Cinema Diverse: Director's Choice - Autumn Spring (Czech Republic, 2001)
Jira Maligool is a critically acclaimed director, widely renowned for his sympathetic approach to his subjects in a body of work that celebrates the hope and humanity of ordinary Thais. His directorial debut, Mekhong Full Moon Party, received an astounding 21 awards including the coveted Thailand National Film Association Awards for Best Director.
His second film, The Tin Mine, is the on screen adaptation of one of Thailand’s most prominent literary classics “Meung Rae”, an autobiography of Archin Panjabhan. The story picks up when our author is retired from engineering school for not passing his final exam. The year is 1949 and as punishment for his indiscretion, his family sends him to work as a miner in Phang-nga, a province in Southern of Thailand. It is touchingly true story about an average boy who’s seemingly average experiences forges him into a man that has an extraordinary appreciation for the simple things that life has to offer. The Tin Mine won 6 Thailand National Film Association Awards including Best Pictures and Best Director.
His latest film, a romantic drama called Seven Something, was born from his idea that if you really notice, all of us would go through major changes every 7 years, and thus the name of the film. For his episode, “42.195” is a story about a 42 years old woman who tries to find inspiration in life of through running a 42.195 km marathon.
Jira Maligool also serves as the Head of Creative and Development for GMM TAI HUB CO., LTD – “GTH”. He actively involves in all aspects of the filmmaking process, serving as screenwriter, cinematographer and one of the producers for all of the success of GTH’s films.
Bangkok Art and Culture Centre
Cinema Diverse: Director's Choice : a Czech film, Autumn Spring (2001) directed by Vladimir Michalek and chosen by Jira Maligool, a renowned Thai director of The Tin Mine, Mekhong Full Moon Party and Seven Something (Episode 42.195).
A wry, bittersweet comedy in the classic Czech tradition, Vladimir Michalek’s Autumn Spring stars the great Vlastimil Brodsky (Closely Watched Trains, Jacob the Liar) as Fanda, a terminal prankster who refuses to grow up and face responsibility. Despite constant pleas from his wife and son, who want him to make some serious decisions about the future, Fanda ignores their nagging and spends his days seeking amusement and adventure.
Aided and abetted by his longtime pal and former theatre colleague Eda, Fanda keeps his acting skills sharpened by pretending to be a host of fascinating characters. Although Fanda bickers constantly with his wife, their bond is palpable – even if life with Fanda is frustrating, deep down she knows that at least it is never boring. The couple soon realizes, however, that maybe Fanda is right – instead of old age being a time to take on worries, perhaps it is the time to shed them and live each day to the fullest.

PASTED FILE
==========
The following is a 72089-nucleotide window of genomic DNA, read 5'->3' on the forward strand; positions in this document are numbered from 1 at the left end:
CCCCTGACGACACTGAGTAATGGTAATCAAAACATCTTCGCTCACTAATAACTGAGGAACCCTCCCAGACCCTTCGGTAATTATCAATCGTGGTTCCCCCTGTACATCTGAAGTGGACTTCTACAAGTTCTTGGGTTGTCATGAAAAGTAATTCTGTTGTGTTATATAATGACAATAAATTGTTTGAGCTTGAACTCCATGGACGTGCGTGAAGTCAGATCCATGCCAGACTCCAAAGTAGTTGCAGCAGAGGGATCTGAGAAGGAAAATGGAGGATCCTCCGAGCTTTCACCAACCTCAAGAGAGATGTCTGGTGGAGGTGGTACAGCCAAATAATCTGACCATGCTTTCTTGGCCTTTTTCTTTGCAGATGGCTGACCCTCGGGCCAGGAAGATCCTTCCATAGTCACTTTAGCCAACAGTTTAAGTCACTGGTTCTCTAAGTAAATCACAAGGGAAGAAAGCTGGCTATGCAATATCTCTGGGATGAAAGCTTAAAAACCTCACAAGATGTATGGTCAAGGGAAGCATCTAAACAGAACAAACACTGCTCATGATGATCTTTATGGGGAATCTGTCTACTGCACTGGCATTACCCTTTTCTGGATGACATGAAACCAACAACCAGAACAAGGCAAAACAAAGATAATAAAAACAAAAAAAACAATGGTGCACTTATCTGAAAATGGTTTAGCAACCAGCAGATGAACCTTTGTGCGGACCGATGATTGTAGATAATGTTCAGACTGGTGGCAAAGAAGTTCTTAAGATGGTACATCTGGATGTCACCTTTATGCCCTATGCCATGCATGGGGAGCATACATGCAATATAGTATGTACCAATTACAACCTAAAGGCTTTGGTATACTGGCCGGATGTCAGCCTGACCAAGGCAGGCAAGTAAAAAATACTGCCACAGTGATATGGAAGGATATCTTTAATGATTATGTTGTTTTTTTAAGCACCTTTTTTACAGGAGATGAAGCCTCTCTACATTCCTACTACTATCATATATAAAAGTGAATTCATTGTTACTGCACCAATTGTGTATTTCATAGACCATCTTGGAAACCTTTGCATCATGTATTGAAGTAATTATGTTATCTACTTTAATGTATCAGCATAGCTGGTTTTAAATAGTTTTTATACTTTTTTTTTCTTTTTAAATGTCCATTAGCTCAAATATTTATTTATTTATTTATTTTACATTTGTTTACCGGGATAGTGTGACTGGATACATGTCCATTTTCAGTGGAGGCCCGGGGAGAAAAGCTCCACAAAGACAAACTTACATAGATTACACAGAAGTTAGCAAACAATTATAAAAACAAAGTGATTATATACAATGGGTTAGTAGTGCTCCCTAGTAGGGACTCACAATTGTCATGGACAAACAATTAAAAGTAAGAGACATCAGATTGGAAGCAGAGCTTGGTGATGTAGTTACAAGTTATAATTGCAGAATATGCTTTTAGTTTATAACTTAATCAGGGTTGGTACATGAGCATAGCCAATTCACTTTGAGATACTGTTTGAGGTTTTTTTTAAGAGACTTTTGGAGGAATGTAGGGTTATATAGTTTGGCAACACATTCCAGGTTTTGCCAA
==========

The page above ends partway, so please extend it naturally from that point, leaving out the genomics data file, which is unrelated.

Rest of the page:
With Autumn Spring, Vladimir Michalek has created a delightfully subtle, moving comedy about age, marriage, friendship and the art of living. It marks the final performance of renowned Czech actor Brodský, who committed suicide shortly after the film was made. Autumn Spring won 4 Czech Lion awards in 2001 (Best Actor, Best Actress, Best Supporting Actor and Best Screenplay), Best Film at Cleveland International Film Festival 2002, Audience Choice Award at St. Louis International Film Festival 2002, and has been shown at many festivals throughout the world.
Vladimír Michálek (born 2 November 1956) is a Czech film director and screenwriter. Michálek graduated from Czech film Academy FAMU, Prague, in 1992. Starting during his academic study he was filming documentaries. He joined the Barrandov Studios as assistant director, where he worked as an assistant director to many foreign directors including Margarethe von Trotta (Rosa Luxembourg), Bernhard Wicky (The Spider’s Web I and II), Reinhard Hauff (The Blue Eye), Andrew Birkin (The Burning Secret) and Ted Kotcheff (The Shooter).
His first feature film, Amerika, a free adaptation of the Kafka novel was release in 1994. In 1996 Forgotten Light, also based on Franz Kafka´s story, followed. The film ran on the Karlovy Vary International Film Festival, as did this next movie, Sekal Has to Die, two years later. The latter won ten Czech Lion awards, including Best Direction, and succeeded Forgotten Light as the Czech Oscar-nominee. As with Amerika, he wrote the screenplay for his film Angel Exit 2000. The film won the 2002 Daring Digital Award on the Jeonju International Film Festival and earned two Czech Lion Awards. His next film, Sekal Has to Die (1997) was the 1997 Czech nominee for the Academy Award, winner of the Critics’ Choice Award at the 1998 Los Angeles International Film Festival and the winner of ten Czech Lion awards.
Autumn Spring (2001), starring Vlastimil Brodský in his last role, received favorable reviews, such as in The New York Times and The Washington Post. It won a number of prizes from various international film festivals around the world. Michálek also works for TV productions such as the 2003 series Záchranári as well as directed the music videos.
Event Date: 19 July 2014
Location: Auditorium, 5th floor
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